The social pressure this girl received from her family to get engaged to a guy from the same caste aligns with the caste hierarchy and practice of endogamy. Not to forget how certain social media posts came up last year, ranging from a section of society claiming that being a “nair” she would not be able to commit such a crime to some even saying how she reclaimed and maintained the endogamy status of caste. Does the bail granted to Greeshma Nair now also reflect the same power she inherited from this privilege? Although while granting the bail, the court added that her right to bail could not be denied just because of the societal sentiment against her.
The fact that the accused kept lying to the police even after repeated interrogation during the initial days also reflects how an upper caste woman thought the murder of a lower caste man could be easily hidden. It would have been hidden if the family of Sharon did not raise the speculation of murder consistently with the media since his death. Not to forget the initial lapses that came from the investigation officer. It also shows how the people who represent the State, like the police and the media houses, overlooked the caste aspect in this case. This also leads to the larger narrative of the under-representation of the lower caste people in influential posts in the State.
What made the local police officers not go deeper into the case initially? Since the accused belonged to the Nair community, who hold enormous power in State apparatuses like the police, the action of the cops to establish this as an ordinary crime is no surprise. And this reflects how caste privilege functions invisibly to protect the oppressor caste. When the culprit is from the oppressor caste, the State’s institutions never fail to ask if the culprit is actually capable of committing such a crime. The State’s behavior was similar in this case as they were lethargic in finding the primary evidence of a pesticide bottle from the culprit’s home. But if the culprit was from a lowered caste, the situation would have been different, and the State would have responded swiftly to frame them.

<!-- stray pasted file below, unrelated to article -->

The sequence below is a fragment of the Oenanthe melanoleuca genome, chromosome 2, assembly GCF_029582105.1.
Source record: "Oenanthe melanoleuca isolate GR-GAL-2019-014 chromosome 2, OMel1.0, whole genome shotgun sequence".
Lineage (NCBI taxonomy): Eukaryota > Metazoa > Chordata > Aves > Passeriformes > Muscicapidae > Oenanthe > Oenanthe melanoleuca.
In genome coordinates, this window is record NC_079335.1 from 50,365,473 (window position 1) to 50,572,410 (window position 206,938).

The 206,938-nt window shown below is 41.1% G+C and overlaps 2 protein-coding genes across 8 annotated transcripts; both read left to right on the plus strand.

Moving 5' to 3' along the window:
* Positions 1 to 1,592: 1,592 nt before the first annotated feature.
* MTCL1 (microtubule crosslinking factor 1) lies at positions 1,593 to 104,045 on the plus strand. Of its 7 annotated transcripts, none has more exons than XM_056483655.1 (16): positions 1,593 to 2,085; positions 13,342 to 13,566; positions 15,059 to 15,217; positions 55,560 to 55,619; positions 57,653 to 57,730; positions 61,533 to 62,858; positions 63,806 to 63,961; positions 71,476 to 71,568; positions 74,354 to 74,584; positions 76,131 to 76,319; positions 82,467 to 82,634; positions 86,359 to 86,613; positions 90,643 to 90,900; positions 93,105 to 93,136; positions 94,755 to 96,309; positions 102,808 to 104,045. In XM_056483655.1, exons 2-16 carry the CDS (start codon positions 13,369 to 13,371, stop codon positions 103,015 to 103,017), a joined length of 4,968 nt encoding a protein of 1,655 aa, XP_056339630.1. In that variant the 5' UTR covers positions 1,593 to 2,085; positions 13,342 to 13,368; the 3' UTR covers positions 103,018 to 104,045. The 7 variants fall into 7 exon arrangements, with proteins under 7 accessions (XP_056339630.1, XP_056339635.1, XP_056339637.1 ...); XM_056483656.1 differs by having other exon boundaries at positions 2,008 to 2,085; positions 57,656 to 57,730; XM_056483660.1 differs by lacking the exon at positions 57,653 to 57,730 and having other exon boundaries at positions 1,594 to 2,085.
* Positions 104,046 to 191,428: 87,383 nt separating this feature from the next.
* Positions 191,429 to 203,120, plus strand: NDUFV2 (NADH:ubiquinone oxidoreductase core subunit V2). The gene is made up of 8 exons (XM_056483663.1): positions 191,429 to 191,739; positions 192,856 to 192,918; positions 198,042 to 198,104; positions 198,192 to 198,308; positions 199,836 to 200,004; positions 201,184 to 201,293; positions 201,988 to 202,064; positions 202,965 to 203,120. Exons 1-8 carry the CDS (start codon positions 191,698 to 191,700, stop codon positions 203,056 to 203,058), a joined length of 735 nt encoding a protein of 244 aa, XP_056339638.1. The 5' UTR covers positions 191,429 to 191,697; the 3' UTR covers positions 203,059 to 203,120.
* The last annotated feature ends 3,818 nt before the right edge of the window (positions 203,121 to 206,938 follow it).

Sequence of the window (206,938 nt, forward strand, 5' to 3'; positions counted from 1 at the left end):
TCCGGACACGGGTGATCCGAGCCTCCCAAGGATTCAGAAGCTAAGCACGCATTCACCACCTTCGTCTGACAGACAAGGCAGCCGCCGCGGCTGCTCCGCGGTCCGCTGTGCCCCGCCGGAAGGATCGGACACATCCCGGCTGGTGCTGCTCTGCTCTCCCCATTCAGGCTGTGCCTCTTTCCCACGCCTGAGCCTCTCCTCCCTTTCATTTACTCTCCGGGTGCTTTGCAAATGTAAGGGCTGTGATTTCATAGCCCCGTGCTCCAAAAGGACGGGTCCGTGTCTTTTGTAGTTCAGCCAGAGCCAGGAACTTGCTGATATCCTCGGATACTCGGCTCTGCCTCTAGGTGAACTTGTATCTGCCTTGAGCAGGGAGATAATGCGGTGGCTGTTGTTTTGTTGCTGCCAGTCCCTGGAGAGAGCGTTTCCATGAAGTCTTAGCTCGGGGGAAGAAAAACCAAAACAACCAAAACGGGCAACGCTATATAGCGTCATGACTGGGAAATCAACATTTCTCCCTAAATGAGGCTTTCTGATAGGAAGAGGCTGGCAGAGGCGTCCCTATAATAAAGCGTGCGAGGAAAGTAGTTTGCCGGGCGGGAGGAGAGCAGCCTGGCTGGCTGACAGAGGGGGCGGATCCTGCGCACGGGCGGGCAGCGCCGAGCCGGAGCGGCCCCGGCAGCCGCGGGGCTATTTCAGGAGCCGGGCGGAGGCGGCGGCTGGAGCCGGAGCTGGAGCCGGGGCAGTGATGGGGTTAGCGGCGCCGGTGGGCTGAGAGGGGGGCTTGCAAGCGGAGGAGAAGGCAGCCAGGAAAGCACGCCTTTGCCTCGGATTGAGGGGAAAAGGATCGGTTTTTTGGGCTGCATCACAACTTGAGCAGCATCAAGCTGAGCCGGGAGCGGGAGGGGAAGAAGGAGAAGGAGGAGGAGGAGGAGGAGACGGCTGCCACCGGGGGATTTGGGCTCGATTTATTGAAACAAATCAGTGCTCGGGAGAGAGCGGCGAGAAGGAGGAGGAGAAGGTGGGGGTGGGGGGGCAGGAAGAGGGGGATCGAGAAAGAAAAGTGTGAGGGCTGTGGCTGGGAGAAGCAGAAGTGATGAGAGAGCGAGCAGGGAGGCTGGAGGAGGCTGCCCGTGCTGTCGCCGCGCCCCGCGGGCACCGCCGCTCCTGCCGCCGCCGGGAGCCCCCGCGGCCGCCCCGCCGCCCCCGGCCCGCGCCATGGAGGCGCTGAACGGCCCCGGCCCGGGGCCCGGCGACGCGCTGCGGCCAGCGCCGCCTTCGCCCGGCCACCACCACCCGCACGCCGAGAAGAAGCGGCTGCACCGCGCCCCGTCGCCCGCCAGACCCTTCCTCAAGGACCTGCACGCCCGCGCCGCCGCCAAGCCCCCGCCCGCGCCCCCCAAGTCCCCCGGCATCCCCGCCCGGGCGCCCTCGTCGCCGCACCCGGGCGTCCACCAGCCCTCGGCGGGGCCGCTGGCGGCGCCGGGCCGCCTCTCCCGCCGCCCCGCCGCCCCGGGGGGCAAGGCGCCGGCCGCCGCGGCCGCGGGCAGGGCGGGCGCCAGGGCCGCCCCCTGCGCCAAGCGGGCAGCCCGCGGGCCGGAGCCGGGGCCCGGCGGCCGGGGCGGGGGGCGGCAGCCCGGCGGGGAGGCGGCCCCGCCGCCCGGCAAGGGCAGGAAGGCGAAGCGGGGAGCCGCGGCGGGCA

In the past, we had similar examples like the suicide of a boy from Scheduled Caste in Thrissur district of Kerala named Vinayakan, after the police brutally tortured him in custody on false charges. These cases reflect how caste privilege and social capital played a significant role when the culprit is not from an oppressed caste. As Dr B.R. Ambedkar said, “So long as you do not achieve social liberty, whatever freedom is provided by the law is of no avail to you” (What path to salvation? -Speech by Ambedkar, 1936). From the ‘love-hate’ narrative, it is high time we call this a ‘caste murder’. This murder is no different from the other caste based violences that Kerala witnessed, the recent ones including the death by suicide by a class 10 student Athira, Viswanathan, a tribal man, who was killed by suicide after a mob attack alleging theft. Not to forget the murders of Kevin, Aneesh Thenkurissi and Athira, who were all victims of caste killings in the past few years.
Sharon’s family had already alleged that the prosecution was weak in the court. If the mechanisms the state provides like the public prosecutor to support the disadvantaged itself, are not strong enough, how would the marginalized attain justice in this country? This also makes us question whose favour the system is.
Shruthy Harilal is a research scholar at IIIT Delhi. She specialises in caste, gender, and ritual. She is currently doing her PhD in Sociology on Theyyam of North Kerala.